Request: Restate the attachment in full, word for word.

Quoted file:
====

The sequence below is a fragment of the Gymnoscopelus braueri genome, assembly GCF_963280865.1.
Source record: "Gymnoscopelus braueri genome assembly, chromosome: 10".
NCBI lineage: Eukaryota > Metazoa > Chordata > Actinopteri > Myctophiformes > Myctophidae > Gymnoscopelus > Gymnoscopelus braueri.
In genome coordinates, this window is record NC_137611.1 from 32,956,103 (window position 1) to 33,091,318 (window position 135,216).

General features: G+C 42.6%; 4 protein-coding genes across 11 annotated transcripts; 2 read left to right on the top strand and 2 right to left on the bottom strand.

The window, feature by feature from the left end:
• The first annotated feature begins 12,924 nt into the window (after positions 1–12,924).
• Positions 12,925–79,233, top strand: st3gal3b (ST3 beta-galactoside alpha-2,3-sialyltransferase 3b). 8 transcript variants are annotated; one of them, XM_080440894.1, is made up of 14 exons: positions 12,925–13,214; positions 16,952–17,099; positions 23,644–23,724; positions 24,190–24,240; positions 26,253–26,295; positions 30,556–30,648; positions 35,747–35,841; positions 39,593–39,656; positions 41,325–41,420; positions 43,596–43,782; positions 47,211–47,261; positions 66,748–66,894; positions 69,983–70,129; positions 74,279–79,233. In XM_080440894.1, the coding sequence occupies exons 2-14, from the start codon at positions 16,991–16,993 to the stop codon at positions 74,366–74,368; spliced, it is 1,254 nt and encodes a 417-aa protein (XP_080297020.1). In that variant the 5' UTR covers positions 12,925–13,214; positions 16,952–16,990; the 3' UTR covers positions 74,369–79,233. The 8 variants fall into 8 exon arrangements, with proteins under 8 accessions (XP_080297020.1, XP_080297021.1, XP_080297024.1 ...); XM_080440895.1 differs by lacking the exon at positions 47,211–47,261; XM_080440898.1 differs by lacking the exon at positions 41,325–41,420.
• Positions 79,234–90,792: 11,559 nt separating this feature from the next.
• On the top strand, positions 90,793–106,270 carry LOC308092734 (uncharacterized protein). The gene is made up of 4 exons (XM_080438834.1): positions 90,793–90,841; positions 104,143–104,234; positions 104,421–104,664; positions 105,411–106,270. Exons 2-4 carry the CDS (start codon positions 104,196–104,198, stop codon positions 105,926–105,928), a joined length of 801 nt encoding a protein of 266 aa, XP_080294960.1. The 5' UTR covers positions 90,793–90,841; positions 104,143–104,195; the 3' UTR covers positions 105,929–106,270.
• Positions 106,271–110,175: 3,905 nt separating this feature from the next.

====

The sequence below is a fragment of the Gymnoscopelus braueri genome, assembly GCF_963280865.1.
Source record: "Gymnoscopelus braueri genome assembly, chromosome: 10".
NCBI lineage: Eukaryota > Metazoa > Chordata > Actinopteri > Myctophiformes > Myctophidae > Gymnoscopelus > Gymnoscopelus braueri.
In genome coordinates, this window is record NC_137611.1 from 32,956,103 (window position 1) to 33,091,318 (window position 135,216).

General features: G+C 42.6%; 4 protein-coding genes across 11 annotated transcripts; 2 read left to right on the top strand and 2 right to left on the bottom strand.

The window, feature by feature from the left end:
• The first annotated feature begins 12,924 nt into the window (after positions 1–12,924).
• Positions 12,925–79,233, top strand: st3gal3b (ST3 beta-galactoside alpha-2,3-sialyltransferase 3b). 8 transcript variants are annotated; one of them, XM_080440894.1, is made up of 14 exons: positions 12,925–13,214; positions 16,952–17,099; positions 23,644–23,724; positions 24,190–24,240; positions 26,253–26,295; positions 30,556–30,648; positions 35,747–35,841; positions 39,593–39,656; positions 41,325–41,420; positions 43,596–43,782; positions 47,211–47,261; positions 66,748–66,894; positions 69,983–70,129; positions 74,279–79,233. In XM_080440894.1, the coding sequence occupies exons 2-14, from the start codon at positions 16,991–16,993 to the stop codon at positions 74,366–74,368; spliced, it is 1,254 nt and encodes a 417-aa protein (XP_080297020.1). In that variant the 5' UTR covers positions 12,925–13,214; positions 16,952–16,990; the 3' UTR covers positions 74,369–79,233. The 8 variants fall into 8 exon arrangements, with proteins under 8 accessions (XP_080297020.1, XP_080297021.1, XP_080297024.1 ...); XM_080440895.1 differs by lacking the exon at positions 47,211–47,261; XM_080440898.1 differs by lacking the exon at positions 41,325–41,420.
• Positions 79,234–90,792: 11,559 nt separating this feature from the next.
• On the top strand, positions 90,793–106,270 carry LOC308092734 (uncharacterized protein). The gene is made up of 4 exons (XM_080438834.1): positions 90,793–90,841; positions 104,143–104,234; positions 104,421–104,664; positions 105,411–106,270. Exons 2-4 carry the CDS (start codon positions 104,196–104,198, stop codon positions 105,926–105,928), a joined length of 801 nt encoding a protein of 266 aa, XP_080294960.1. The 5' UTR covers positions 90,793–90,841; positions 104,143–104,195; the 3' UTR covers positions 105,929–106,270.
• Positions 106,271–110,175: 3,905 nt separating this feature from the next.